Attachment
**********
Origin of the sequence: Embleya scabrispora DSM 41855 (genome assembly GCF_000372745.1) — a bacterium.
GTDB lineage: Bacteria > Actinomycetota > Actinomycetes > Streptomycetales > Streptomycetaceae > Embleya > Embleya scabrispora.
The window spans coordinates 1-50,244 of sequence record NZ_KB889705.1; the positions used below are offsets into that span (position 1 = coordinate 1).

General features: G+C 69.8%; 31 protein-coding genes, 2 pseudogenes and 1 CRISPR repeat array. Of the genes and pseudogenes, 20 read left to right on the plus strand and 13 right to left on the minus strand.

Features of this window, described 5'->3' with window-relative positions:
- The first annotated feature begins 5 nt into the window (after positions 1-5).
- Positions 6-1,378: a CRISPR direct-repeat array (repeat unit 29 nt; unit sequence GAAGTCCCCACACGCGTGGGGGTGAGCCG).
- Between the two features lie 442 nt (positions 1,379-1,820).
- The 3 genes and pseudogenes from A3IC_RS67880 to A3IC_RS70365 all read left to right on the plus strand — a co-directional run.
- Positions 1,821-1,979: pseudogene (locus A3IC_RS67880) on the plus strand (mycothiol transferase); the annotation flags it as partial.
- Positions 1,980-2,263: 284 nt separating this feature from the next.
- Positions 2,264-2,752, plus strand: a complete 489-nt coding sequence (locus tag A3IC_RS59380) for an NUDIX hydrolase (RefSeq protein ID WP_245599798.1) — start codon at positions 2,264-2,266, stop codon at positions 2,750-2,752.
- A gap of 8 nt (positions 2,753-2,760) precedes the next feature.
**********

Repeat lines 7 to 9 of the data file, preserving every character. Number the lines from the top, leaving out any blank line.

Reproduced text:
- Positions 6-1,378: a CRISPR direct-repeat array (repeat unit 29 nt; unit sequence GAAGTCCCCACACGCGTGGGGGTGAGCCG).
- Between the two features lie 442 nt (positions 1,379-1,820).
- The 3 genes and pseudogenes from A3IC_RS67880 to A3IC_RS70365 all read left to right on the plus strand — a co-directional run.